Foreword by Anthony Stadlen to Kathleen Duffy’s book ‘Freud’s Early Psychoanalysis, Witch Trials and the Inquisitorial Method: The Harsh Therapy’ (2019)

Freud's Early Psychoanalysis, Witch Trials and the: Duffy, Kathleen
Freud’s Early Psychoanalysis, Witch Trials and the Inquisitorial Method: The Harsh Therapy

Kathleen Duffy

(2019: Routledge)


Anthony Stadlen

Copyright © Anthony Stadlen 2019, 2020

[Note by Anthony Stadlen, 2020

This is the Foreword I wrote. The published version changes the position of a comma, thereby making Freuds achievement in his interpretations of Choisys and Kardiners dreams appear less brilliant than, as I had explained with the help of the correctly placed comma, it actually was. The published Foreword also further homogenises the unfortunate patients to whom, as I described, analysts dogmatically attribute an Oedipus complex or maternal ambivalence, by desexing them from he and she to they.]

On 21 April 1896 Freud announced to the Society for Psychiatry and Neurology in Vienna his new method (psychoanalysis) of unknotting (analysis) the soul (psyche). He claimed that it revealed sexual abuse in one hundred per cent of his hysterical patients. He called this a momentous discovery, like discovering the source of the Nile. He compared it to Kochs discovery, in the previous decade, of a bacillus as the specific aetiology of the illness tuberculosis. Freud hoped to become as famous as Koch by discovering and announcing, a fortnight before his fortieth birthday, the specific aetiology of the so-called mental illness’, hysteria.
Specific aetiology means a factor in whose absence the illness cannot occur. Freud was staking his reputation on there not having been a single hysteric’, male or female, since the beginning of time, who had not been sexually abused in childhood.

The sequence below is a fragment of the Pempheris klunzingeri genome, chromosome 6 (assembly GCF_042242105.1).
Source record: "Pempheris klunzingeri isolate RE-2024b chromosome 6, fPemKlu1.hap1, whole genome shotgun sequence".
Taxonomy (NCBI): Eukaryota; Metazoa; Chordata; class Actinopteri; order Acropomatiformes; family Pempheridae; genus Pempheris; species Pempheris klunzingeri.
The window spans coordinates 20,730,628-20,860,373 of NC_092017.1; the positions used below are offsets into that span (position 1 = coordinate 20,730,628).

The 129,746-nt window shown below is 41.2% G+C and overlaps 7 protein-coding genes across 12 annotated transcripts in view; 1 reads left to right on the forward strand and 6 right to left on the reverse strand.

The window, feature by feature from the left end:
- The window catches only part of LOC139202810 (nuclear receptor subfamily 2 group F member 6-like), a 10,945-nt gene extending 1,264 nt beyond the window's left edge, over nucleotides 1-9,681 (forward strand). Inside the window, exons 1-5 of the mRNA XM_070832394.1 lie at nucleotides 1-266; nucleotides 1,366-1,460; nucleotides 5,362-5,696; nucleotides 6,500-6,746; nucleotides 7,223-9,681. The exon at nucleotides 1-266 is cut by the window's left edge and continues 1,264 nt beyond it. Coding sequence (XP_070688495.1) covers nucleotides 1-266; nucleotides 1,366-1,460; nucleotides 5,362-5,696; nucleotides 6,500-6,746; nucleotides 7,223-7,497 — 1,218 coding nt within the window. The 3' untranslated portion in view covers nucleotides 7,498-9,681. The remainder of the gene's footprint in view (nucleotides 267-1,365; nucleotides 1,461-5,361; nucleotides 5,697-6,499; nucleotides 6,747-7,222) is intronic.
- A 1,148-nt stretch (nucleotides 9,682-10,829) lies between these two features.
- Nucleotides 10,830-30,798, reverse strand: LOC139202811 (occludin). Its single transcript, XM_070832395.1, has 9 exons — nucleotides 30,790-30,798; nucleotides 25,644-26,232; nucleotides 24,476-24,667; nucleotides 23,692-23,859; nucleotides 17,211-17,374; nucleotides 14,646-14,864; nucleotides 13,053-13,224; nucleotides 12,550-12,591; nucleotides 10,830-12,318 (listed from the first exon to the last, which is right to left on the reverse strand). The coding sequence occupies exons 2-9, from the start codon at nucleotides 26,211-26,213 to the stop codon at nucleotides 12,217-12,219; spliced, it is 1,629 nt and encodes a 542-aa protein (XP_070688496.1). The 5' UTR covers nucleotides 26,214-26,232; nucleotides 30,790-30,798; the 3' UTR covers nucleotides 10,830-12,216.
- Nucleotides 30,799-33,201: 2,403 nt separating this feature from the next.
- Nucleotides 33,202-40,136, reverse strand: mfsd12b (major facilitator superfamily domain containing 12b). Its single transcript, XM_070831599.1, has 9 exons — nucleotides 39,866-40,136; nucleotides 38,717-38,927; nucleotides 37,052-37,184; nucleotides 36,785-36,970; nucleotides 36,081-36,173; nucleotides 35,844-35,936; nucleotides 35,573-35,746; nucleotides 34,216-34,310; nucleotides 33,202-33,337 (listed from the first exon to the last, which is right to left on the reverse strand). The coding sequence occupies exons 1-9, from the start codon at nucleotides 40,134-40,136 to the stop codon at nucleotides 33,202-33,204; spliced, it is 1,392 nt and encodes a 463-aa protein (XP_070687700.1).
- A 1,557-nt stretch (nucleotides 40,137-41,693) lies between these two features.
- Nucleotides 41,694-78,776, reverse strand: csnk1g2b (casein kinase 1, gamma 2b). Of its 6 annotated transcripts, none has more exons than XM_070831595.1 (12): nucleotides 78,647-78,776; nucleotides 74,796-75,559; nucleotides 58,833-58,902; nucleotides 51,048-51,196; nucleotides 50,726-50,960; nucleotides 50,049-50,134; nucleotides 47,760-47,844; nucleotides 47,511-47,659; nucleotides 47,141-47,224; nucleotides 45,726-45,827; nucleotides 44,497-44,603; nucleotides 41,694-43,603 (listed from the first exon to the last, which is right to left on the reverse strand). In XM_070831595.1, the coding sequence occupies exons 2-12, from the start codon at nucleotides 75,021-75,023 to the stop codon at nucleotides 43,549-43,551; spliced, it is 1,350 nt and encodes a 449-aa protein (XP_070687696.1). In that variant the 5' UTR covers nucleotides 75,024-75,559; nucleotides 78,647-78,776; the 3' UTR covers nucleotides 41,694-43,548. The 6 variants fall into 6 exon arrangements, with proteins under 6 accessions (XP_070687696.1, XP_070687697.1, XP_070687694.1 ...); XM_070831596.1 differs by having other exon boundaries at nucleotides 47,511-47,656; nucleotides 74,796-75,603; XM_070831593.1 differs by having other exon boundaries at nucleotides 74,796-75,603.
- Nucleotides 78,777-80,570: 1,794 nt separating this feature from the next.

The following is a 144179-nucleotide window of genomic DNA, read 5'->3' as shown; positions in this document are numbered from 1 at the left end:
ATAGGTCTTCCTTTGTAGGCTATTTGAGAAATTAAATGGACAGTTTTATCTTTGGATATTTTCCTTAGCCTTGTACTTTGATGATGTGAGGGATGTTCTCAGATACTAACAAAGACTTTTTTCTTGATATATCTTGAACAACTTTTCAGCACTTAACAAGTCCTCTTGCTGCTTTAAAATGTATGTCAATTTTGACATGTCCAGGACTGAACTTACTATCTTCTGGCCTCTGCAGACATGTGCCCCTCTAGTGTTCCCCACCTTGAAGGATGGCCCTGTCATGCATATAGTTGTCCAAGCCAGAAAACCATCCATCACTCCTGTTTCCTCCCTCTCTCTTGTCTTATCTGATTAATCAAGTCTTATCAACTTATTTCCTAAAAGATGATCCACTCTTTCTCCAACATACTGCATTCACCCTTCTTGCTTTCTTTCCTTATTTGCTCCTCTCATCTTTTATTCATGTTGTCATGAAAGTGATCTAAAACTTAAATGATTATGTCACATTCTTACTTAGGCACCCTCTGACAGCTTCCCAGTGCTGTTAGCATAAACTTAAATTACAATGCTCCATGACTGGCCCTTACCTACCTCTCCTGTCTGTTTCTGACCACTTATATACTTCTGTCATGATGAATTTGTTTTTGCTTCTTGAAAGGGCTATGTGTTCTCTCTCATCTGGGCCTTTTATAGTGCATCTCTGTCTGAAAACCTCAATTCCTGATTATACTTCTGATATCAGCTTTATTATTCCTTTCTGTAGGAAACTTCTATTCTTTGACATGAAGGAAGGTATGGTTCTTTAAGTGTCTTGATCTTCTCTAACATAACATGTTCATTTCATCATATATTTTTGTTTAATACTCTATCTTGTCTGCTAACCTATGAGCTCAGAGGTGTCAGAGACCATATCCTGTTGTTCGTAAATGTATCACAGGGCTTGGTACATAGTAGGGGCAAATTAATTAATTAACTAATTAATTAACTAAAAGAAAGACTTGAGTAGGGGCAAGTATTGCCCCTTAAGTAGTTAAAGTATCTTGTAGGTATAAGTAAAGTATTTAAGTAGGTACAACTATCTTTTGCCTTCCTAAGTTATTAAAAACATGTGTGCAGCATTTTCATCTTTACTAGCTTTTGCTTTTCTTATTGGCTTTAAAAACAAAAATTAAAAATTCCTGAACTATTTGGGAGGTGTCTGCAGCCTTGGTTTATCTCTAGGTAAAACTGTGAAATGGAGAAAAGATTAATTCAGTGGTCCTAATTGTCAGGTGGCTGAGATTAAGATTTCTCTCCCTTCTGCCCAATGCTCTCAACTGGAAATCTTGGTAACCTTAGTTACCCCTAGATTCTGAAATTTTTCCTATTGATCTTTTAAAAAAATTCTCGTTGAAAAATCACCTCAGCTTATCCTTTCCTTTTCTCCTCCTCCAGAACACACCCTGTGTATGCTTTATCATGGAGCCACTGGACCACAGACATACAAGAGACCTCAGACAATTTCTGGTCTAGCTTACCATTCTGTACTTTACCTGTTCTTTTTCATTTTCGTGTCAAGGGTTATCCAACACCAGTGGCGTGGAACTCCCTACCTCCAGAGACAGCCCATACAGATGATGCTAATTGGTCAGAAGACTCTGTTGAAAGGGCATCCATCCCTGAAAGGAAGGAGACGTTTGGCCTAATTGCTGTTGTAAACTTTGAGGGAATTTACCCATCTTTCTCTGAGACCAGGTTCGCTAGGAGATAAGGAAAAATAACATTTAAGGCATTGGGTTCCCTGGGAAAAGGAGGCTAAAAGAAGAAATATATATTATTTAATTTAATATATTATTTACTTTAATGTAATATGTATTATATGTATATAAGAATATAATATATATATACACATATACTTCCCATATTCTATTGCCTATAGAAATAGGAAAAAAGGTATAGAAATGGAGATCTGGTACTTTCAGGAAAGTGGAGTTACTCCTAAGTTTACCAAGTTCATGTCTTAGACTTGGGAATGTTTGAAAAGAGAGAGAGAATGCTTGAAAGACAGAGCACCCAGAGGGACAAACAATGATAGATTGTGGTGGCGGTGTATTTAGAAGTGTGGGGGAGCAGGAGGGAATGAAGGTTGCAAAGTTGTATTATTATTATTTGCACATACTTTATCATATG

This was his so-called seduction theory. It was an all-or-nothing claim. A single hysteric who could somehow be shown never to have been sexually abused before the age of second dentition would make his theory not just a little bit wrong but wholly wrong.
But only seventeen months later Freud admitted in a private letter to his friend Wilhelm Fliess that he lacked the evidence he had publicly announced that he had discovered for his dramatic claim.
How had he come to make this claim? He acknowledged his motive: world fame before he was forty. But how had he deceived himself that he was justified in making it?
Kathleen Duffys book can help answer this question. Moreover, but without explicitly stating this, it provides a method to clarify what is trustworthy and what is untrustworthy in the extraordinary proliferation of psychoanalysis and psychotherapy today.
Dr Duffy focusses on one sentence from another letter Freud wrote to Fliess, when he was still brooding on his seduction theory, nine months after having announced it and his avant-garde method, psychoanalysis, in Vienna. On 24 January 1897 Freud wrote to Fliess: I understand the harsh therapy of the witches judges.
Dr Duffy wonders ‘how this rational and compassionate physician and therapist can have entertained this comparison’. How can he have compared his own well-intentioned healing efforts to what he himself called the ‘squeezing out under torture’ of the ‘confessions’ of the accused women in the early-modern so-called ‘witch trials’?
This book is her answer.
Her revolutionary achievement is to show that, while Freud no doubt relished the black humour of the situation (had not his fellow Jews been objects of the same annihilating religious persecution?), he was entirely serious in identifying the central methodology of the witch trials with that of his own psychoanalysis.
What they had in common was the inquisitorial method.
The inquisitorial method in law entails the presumption of guilt. Our accusatorial or adversarial method, reached through centuries of struggle, entails presumption of innocence. Yet Freud insists that his method is, precisely, inquisitorial.
Dr Duffy shows, in meticulous detail, to devastating effect, that Freud is in earnest. And she shows that his comparison is accurate.
But what has psychoanalysis to do with guilt or innocence?
The common feature is that the inquisitor seeks to establish a particular narrative about the person accused of being a ‘witch’ or regarded as a ‘mental patient’. And the primary assumption is that the inquisitor’s narrative is correct. If the accused witch or identified patient protests that the narrative is false, the onus is on him or her to prove it.